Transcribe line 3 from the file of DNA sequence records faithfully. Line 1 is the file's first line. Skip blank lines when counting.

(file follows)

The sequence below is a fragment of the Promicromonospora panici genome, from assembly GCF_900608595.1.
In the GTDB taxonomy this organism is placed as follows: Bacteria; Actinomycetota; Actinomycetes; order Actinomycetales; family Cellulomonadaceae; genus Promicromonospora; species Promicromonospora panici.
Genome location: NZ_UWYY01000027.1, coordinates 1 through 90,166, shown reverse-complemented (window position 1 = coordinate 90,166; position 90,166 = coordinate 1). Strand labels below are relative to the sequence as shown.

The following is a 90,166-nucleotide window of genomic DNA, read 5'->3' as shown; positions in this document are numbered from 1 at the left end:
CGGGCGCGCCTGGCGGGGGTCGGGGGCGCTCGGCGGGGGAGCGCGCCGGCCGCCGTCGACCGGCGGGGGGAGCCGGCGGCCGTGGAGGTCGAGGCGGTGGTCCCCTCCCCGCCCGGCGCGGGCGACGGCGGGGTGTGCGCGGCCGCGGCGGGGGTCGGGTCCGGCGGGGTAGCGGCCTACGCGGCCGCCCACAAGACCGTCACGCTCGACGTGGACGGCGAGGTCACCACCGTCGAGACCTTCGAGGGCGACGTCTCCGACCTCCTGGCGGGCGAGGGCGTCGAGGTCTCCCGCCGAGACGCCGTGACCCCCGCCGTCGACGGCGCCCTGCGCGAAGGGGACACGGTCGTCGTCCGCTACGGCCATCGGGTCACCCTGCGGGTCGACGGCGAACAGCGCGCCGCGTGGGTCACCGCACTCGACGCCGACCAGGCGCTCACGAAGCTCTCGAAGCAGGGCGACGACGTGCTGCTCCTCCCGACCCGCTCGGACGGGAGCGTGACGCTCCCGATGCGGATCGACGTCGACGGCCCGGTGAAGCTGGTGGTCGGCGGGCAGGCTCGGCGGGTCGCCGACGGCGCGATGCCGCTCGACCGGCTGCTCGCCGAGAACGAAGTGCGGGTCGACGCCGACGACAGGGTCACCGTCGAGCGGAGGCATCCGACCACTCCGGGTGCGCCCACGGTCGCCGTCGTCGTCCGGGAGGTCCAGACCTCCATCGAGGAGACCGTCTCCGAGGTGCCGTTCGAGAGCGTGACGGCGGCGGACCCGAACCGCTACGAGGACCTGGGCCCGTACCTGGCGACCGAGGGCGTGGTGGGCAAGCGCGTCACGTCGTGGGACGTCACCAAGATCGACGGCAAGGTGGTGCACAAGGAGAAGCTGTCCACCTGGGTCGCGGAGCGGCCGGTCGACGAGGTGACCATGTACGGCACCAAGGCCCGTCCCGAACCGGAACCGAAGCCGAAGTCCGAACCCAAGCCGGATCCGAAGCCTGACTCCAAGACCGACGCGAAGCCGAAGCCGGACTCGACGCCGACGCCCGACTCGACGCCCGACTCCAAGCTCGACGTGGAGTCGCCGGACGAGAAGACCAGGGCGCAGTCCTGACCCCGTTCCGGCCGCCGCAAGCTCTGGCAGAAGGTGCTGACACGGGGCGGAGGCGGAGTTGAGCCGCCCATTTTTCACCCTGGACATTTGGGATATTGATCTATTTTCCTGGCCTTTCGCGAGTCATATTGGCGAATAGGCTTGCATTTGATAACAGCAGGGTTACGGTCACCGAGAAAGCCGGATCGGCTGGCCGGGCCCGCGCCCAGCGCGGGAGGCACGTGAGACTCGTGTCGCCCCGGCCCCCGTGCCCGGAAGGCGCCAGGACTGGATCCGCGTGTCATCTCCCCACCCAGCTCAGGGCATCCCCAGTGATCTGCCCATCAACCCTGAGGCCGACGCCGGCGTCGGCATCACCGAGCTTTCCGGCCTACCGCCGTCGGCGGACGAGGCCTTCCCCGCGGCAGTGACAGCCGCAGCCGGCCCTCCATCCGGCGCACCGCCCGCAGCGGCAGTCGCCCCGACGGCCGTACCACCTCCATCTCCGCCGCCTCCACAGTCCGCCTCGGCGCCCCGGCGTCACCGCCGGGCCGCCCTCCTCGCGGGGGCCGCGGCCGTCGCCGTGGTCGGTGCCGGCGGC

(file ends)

Genome location: NZ_UWYY01000027.1, coordinates 1 through 90,166, shown reverse-complemented (window position 1 = coordinate 90,166; position 90,166 = coordinate 1). Strand labels below are relative to the sequence as shown.